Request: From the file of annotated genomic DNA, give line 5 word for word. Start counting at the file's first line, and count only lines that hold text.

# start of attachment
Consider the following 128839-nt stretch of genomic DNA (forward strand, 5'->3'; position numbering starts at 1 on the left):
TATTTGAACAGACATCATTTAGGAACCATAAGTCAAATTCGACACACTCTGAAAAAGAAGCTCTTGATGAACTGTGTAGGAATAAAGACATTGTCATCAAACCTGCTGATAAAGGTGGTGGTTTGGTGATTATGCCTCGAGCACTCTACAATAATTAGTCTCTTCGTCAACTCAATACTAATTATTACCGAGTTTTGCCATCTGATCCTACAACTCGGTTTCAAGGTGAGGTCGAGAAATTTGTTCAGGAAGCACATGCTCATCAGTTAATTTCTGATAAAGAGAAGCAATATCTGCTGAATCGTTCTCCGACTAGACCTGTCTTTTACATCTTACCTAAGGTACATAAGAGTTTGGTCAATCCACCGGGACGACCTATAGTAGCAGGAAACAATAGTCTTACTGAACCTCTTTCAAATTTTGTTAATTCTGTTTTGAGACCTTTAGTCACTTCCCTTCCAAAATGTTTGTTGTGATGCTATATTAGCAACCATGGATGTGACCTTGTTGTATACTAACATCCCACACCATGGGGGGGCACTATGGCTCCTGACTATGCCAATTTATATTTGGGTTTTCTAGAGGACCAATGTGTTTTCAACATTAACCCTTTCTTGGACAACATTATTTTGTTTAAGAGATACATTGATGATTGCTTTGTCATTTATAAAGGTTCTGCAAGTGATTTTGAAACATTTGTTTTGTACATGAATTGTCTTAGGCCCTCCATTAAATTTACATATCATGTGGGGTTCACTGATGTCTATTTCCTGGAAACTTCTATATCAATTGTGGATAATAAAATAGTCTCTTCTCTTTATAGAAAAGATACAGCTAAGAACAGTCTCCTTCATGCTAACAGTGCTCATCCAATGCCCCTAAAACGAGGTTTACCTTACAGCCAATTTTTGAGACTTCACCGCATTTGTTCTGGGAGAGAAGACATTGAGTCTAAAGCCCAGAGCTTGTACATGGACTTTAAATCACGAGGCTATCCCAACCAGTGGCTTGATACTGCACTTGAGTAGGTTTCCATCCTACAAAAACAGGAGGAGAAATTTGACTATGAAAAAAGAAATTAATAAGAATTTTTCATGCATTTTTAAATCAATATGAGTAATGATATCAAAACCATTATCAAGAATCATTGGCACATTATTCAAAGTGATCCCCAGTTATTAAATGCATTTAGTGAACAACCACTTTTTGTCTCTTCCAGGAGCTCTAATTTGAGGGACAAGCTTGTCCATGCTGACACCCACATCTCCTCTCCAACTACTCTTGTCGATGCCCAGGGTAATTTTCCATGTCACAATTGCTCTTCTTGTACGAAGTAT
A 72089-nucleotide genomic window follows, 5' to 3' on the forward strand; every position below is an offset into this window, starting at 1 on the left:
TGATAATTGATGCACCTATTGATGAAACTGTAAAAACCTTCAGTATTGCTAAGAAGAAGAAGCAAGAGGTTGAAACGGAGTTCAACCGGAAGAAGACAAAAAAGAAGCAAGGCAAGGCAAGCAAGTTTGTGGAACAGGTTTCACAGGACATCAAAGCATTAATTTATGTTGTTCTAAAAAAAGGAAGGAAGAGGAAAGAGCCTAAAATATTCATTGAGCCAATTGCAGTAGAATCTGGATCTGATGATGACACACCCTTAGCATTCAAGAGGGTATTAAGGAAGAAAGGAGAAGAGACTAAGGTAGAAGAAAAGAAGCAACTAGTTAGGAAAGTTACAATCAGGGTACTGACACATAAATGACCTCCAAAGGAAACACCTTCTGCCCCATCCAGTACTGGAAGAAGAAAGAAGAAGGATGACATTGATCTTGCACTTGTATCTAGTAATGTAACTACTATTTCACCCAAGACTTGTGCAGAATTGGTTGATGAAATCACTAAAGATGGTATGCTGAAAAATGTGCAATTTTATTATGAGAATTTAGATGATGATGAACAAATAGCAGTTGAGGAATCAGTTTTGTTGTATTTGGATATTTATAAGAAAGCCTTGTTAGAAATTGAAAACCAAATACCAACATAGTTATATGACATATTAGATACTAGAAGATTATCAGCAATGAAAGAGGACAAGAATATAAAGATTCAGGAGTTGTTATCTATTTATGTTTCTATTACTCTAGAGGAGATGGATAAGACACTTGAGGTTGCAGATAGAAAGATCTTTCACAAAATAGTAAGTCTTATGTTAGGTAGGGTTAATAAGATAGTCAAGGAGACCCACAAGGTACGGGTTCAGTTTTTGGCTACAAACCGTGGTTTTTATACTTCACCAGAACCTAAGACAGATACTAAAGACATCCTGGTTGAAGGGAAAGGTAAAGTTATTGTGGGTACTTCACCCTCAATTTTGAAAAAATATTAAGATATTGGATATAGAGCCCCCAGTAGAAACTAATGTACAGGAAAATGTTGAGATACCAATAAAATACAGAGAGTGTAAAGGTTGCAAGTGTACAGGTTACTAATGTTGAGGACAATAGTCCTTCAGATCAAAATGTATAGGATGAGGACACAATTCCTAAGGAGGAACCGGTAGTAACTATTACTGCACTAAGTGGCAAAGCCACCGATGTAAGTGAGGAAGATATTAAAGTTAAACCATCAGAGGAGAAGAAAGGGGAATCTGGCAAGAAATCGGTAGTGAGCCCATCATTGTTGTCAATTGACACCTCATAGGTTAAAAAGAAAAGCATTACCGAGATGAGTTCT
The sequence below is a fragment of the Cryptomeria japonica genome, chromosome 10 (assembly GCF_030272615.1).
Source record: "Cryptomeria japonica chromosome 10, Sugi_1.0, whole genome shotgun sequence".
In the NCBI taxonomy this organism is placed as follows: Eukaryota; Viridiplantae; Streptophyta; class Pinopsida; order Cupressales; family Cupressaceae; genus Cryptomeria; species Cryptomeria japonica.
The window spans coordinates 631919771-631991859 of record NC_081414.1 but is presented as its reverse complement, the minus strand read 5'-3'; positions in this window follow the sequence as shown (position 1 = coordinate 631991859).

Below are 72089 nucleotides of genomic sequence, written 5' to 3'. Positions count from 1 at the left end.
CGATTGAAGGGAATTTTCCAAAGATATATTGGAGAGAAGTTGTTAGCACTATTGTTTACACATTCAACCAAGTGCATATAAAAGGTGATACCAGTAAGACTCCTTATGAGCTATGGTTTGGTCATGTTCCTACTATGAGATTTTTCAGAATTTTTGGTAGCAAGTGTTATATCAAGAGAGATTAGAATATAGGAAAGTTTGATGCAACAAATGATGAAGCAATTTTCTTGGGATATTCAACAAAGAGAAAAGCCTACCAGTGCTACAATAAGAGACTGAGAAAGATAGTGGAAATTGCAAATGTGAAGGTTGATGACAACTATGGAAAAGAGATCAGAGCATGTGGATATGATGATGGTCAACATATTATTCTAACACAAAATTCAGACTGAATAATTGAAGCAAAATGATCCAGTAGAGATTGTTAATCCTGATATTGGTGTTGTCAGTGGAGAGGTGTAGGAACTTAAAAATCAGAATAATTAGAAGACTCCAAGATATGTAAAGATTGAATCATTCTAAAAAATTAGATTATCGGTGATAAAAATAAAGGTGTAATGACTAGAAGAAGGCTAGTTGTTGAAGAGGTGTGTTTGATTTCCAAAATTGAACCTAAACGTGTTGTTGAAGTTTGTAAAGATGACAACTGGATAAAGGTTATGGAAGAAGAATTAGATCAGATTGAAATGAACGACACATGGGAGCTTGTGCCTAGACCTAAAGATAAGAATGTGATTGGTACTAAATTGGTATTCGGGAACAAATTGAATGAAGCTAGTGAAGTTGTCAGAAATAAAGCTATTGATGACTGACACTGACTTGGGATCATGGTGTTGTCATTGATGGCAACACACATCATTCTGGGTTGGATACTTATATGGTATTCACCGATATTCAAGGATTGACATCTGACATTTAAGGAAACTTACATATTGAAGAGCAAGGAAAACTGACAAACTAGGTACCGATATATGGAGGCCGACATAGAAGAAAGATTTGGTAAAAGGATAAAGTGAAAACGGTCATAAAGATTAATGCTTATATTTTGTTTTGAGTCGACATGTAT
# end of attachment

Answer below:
The sequence below is a fragment of the Cryptomeria japonica genome, chromosome 10 (assembly GCF_030272615.1).